The Occult and Freemason History of the Los Angeles Central Library

The Los Angeles Central Library is one of the most highly regarded attractions in the city for tourists who not only come to gaze upon the extensive book collection, but to also take in the eye-catching architecture. However, what some visitors might not know is that the Library is filled with symbolic art displaying hidden meanings that scream the occult, Freemasonry, and the ideals of the elite. Are you aware of the symbols that creators and builders of this heavily-visited structure have inserted?

The Central Library of Los Angeles was constructed in 1926 and is known as an important building in downtown LA, as well as one of the largest publicly funded library systems in the world. If you read information regarding the Library before paying a visit, you may come across a description that mentions architectural influences from the ancient Egyptian and Mediterranean Revival styles. What the brochures don’t say is that there is plenty of symbolism related to Freemasonry found throughout the Library.

Playing a role in Masonic history, it’s no wonder that ancient Egyptian beliefs, symbols and art are incorporated into the Library’s design. Upon taking a closer look at the library, you’ll find a tiled pyramid, mosaics depicting celestial scenes, and two sphinxes. In addition to paying homage to ancient Egyptian art, the Library was also built through the efforts of members belonging to the elite – and their presence is surely felt.

The architect for the LA Central Library was Bertram Goodhue, who enjoyed prominence in his own right. The most powerful and wealthiest people hired Goodhue to work on buildings related to the government, military, libraries, and churches, including Rockefeller Center. He also worked on creating the private homes of many politicians. Throughout his architectural history, Goodhue is known for building the headquarters of the Wolf’s head Society – a secret society linked to Yale University that produced plenty of influential politicians, diplomats, lawyers and athletes in its day.

Documented accounts of the central theme meant for the Library state that it was created to display “illumination through the light of learning.” While extensive renovations and an expansion have taken place since the original building was erected, the central theme has remained intact. The Library stands to serve as a sort of ‘temple of illumination.’

One of the features of the structure that represent the theme is the Pyramid of Illumination found at the top of the Library. The tiled pyramid has a golden hand holding a torch as a topper, which has been likened to the Luciferian Torch. You can also see the original torch on display inside of the Library, which showcases the serpent of knowledge intertwined on the base.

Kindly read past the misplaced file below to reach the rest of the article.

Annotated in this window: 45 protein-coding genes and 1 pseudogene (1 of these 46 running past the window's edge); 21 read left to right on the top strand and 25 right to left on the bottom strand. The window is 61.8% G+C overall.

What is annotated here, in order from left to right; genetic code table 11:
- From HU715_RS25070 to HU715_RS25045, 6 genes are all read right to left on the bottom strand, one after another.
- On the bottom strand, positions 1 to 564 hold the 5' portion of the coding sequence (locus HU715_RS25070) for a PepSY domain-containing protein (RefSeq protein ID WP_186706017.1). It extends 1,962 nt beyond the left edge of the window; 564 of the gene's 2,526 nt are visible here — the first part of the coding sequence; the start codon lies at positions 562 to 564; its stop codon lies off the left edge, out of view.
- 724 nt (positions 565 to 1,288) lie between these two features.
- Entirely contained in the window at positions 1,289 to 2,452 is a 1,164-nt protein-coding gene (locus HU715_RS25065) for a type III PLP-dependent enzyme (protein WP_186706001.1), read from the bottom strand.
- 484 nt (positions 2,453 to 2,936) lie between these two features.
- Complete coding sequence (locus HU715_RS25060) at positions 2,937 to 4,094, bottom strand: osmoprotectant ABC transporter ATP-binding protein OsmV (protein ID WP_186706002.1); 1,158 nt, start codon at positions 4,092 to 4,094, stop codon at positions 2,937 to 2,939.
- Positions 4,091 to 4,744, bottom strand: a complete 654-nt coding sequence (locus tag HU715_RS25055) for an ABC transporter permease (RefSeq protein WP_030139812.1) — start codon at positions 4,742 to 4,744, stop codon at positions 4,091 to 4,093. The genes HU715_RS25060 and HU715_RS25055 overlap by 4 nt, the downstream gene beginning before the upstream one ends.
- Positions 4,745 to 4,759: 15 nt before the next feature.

The pyramid itself is a symbol that is connected to the occult and Freemasons. For example, researchers of the occult identify the pyramids as structures that the ancient Egyptians most likely used in times of initiation. The pyramid of the Library is decorated by a sun symbol on each side, which is also a common sign of the occult.

Additional questionable features of the Los Angeles Central Library that a tourist may encounter include:

•    An Illuminated Globe: A globe-like chandelier measuring nine feet is found directly under the pyramid located on the top of the building. Weighing one ton and comprised of cast bronze, the globe is surrounded by a ring that contains zodiac signs. Forty-eight lights illuminate the globe. A sunburst (an ancient symbol that represents divinity) is also a part of the

•    Checkerboard-Pattern Floor: A checkerboard-patterned floor (infamously tied to Masonic Lodges and Freemasonry) is part of a scene that includes the Statue of Civilization, which is found above a staircase that is ‘guarded’ by two sphinxes.

•    Phosphor and Hesper : On the Western facade of the Library, the depictions of Phosphor and Hesper serve as decorative guards. Interestingly, Phosphor is the Latin word for the planet Venus in the morning, which is also a reference to the ‘Morning Star’ or the ‘bringer of light’ – both of which are terms associated with Lucifer. Hesper translates into a reference to Venus in the evening, as the evening star.

The average visitor of the Library will have no clue about the meanings behind some of the features found throughout the attraction, but to those who belong to secret societies, such as the Freemasons, the messages and symbols are clear.